sidebar menu icon


Vandervoort Loop Performance
Picture, Vandervoort performs his loop-the-loop act in front of a large audience circa 1905. Picture courtesy of the Library of Congress. Image available on the Internet and included in accordance with Title 17 U.S.C. Section 107.
Newspaper Article on Vandervoort Loop Performance
In 1902, a newspaper article in the Cook County Herald described the Vandervoort loop performance at Coney Island. Image courtesy of the Library of Congress. Image available on the Internet and included in accordance with Title 17 U.S.C. Section 107.

VANDERVOORT, ROBERT B. (1869–1906). Robert B. Vandervoort, stuntman, was born in 1869 in Corpus Christi. Brought up by his widowed mother, Ellen Sims, and her husband, Richard J. Shirley, Vandervoort was known as a daredevil even as a child. He reportedly walked a 500-foot slack wire over a part of Corpus Christi Bay when he was still a boy, in order to humiliate the professional performer and the promoter who had arranged the show. He worked for a time with his stepfather in the construction of sheet-metal cisterns in Corpus Christi, and instructed himself in the fundamental principles of electricity. In 1891, Vandervoort moved to Brooklyn, New York, where he worked as an electrician. He married Mary E. Brennan there in 1900. After watching Joseph Mack, who was the first to attempt a loop-the-loop in Madison Square Garden September 8, 1901, Vandervoort set to work trying to accomplish the feat without bodily harm. Mack broke his leg in his attempt to do a complete circle. Vandervoort helped build a loop-the-loop forty feet in diameter at Sea Beach Palace at Coney Island. H. L. Stewart made an attempt to do the loop-the-loop there on October 16, 1901. He was successful the first time, but could not repeat the accomplishment. Vandervoort decided to give it a try. To make the runway more visible, he painted a black line down the middle. He depended entirely on coasting down the slope, keeping to the middle of the path marked by a black stripe. With practice, he found he could do the loop-the-loop every time needed. Vandervoort chose the stage name "Diavolo" and demonstrated the feat numbers of times. He made a tour of Europe, had a fourteen-week engagement in Berlin, and had a command performance before King Edward VII on May 3, 1903, in London. His career was brought to a tragic end on November 20, 1906, when a railway car in which he was sleeping overturned near Rome, New York.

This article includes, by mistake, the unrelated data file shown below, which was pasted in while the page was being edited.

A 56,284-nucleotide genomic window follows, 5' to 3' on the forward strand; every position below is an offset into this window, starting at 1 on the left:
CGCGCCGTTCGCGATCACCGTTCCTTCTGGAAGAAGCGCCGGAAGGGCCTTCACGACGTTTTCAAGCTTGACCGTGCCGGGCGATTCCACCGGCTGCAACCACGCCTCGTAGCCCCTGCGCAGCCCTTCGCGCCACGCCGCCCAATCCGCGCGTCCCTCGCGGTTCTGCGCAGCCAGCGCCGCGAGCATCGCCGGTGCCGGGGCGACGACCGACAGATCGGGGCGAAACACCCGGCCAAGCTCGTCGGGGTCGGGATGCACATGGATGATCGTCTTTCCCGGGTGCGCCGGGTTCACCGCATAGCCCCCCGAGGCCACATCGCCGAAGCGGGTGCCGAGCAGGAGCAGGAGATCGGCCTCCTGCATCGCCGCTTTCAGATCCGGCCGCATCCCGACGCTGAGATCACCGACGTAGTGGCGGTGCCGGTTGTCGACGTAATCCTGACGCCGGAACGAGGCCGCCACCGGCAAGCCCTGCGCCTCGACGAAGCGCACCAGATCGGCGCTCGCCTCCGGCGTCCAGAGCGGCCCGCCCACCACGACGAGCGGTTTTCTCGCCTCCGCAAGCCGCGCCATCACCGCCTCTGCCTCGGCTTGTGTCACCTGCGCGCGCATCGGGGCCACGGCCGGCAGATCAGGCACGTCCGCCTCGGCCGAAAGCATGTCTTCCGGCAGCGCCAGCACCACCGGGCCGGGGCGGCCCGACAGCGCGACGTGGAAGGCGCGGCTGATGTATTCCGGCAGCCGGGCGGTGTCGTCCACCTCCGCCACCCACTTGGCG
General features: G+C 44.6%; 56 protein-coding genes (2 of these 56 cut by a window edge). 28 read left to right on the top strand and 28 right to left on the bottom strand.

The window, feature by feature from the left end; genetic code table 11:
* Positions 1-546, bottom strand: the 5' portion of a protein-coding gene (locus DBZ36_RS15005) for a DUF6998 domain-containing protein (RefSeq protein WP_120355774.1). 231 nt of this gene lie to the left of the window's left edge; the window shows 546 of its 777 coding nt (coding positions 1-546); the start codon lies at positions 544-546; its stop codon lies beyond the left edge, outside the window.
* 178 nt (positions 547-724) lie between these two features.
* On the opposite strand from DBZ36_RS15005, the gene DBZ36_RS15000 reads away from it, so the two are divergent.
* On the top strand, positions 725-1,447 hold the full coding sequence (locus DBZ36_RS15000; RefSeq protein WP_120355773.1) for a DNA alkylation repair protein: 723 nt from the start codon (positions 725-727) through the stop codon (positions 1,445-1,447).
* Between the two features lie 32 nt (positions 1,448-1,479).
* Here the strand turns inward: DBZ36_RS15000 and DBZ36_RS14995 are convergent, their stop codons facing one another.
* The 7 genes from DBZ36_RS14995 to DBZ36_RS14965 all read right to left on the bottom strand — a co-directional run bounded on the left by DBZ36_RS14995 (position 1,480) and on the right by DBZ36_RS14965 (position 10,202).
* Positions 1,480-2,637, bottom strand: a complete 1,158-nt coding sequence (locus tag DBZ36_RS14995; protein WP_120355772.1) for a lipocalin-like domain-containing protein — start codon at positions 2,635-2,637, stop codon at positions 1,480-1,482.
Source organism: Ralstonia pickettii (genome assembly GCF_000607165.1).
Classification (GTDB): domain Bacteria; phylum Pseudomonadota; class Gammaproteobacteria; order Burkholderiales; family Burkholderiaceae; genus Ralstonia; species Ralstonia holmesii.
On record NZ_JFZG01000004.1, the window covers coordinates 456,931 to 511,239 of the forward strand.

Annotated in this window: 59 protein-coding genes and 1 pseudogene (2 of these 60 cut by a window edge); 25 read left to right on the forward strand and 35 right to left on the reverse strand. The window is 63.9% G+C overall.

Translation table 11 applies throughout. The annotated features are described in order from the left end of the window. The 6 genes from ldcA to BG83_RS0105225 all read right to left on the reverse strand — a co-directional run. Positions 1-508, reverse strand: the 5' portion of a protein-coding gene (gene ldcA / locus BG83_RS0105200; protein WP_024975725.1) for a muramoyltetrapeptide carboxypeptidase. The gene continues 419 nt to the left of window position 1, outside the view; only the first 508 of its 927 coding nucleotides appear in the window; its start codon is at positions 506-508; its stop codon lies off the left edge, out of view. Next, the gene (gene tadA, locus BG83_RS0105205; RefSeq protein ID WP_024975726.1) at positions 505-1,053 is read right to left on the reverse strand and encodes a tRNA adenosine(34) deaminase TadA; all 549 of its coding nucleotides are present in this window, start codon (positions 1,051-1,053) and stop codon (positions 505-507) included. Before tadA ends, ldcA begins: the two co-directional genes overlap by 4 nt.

Corpus Christi Caller, January 3, 1902, November 9, 1906.

Frank Wagner

Image Use Disclaimer

All copyrighted materials included within the Handbook of Texas Online are in accordance with Title 17 U.S.C. Section 107 related to Copyright and “Fair Use” for Non-Profit educational institutions, which permits the Texas State Historical Association (TSHA), to utilize copyrighted materials to further scholarship, education, and inform the public. The TSHA makes every effort to conform to the principles of fair use and to comply with copyright law.

For more information go to:

If you wish to use copyrighted material from this site for purposes of your own that go beyond fair use, you must obtain permission from the copyright owner.


The following, adapted from the Chicago Manual of Style, 15th edition, is the preferred citation for this article.

Handbook of Texas Online, Frank Wagner, "Vandervoort, Robert B.," accessed January 20, 2018,

Uploaded on June 15, 2010. Modified on May 17, 2016. Published by the Texas State Historical Association.